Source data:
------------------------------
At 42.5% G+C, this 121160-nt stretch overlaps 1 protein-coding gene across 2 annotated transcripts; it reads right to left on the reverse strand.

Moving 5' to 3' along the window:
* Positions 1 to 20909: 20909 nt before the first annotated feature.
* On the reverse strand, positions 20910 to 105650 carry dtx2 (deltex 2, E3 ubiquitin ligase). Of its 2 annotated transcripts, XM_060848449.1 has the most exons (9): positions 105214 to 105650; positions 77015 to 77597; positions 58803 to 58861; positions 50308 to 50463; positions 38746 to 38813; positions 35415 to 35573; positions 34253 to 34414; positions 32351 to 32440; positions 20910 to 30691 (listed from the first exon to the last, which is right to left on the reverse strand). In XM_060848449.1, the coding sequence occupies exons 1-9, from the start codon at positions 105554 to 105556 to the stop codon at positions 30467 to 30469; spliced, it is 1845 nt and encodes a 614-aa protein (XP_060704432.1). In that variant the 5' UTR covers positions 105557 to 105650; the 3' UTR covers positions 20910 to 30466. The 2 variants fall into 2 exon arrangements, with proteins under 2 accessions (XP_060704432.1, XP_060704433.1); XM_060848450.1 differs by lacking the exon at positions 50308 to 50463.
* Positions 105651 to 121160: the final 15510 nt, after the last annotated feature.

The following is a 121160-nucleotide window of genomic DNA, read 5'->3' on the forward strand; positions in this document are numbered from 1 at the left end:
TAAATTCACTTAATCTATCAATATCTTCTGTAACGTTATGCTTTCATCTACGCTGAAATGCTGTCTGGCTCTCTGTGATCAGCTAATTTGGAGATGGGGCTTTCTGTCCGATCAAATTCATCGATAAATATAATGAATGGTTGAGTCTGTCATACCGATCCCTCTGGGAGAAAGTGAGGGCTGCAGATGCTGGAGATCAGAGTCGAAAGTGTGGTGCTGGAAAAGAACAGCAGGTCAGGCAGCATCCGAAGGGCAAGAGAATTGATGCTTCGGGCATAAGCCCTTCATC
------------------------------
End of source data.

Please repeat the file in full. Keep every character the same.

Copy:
At 42.5% G+C, this 121160-nt stretch overlaps 1 protein-coding gene across 2 annotated transcripts; it reads right to left on the reverse strand.

Moving 5' to 3' along the window:
* Positions 1 to 20909: 20909 nt before the first annotated feature.
* On the reverse strand, positions 20910 to 105650 carry dtx2 (deltex 2, E3 ubiquitin ligase). Of its 2 annotated transcripts, XM_060848449.1 has the most exons (9): positions 105214 to 105650; positions 77015 to 77597; positions 58803 to 58861; positions 50308 to 50463; positions 38746 to 38813; positions 35415 to 35573; positions 34253 to 34414; positions 32351 to 32440; positions 20910 to 30691 (listed from the first exon to the last, which is right to left on the reverse strand). In XM_060848449.1, the coding sequence occupies exons 1-9, from the start codon at positions 105554 to 105556 to the stop codon at positions 30467 to 30469; spliced, it is 1845 nt and encodes a 614-aa protein (XP_060704432.1). In that variant the 5' UTR covers positions 105557 to 105650; the 3' UTR covers positions 20910 to 30466. The 2 variants fall into 2 exon arrangements, with proteins under 2 accessions (XP_060704432.1, XP_060704433.1); XM_060848450.1 differs by lacking the exon at positions 50308 to 50463.
* Positions 105651 to 121160: the final 15510 nt, after the last annotated feature.

The following is a 121160-nucleotide window of genomic DNA, read 5'->3' on the forward strand; positions in this document are numbered from 1 at the left end:
TAAATTCACTTAATCTATCAATATCTTCTGTAACGTTATGCTTTCATCTACGCTGAAATGCTGTCTGGCTCTCTGTGATCAGCTAATTTGGAGATGGGGCTTTCTGTCCGATCAAATTCATCGATAAATATAATGAATGGTTGAGTCTGTCATACCGATCCCTCTGGGAGAAAGTGAGGGCTGCAGATGCTGGAGATCAGAGTCGAAAGTGTGGTGCTGGAAAAGAACAGCAGGTCAGGCAGCATCCGAAGGGCAAGAGAATTGATGCTTCGGGCATAAGCCCTTCATC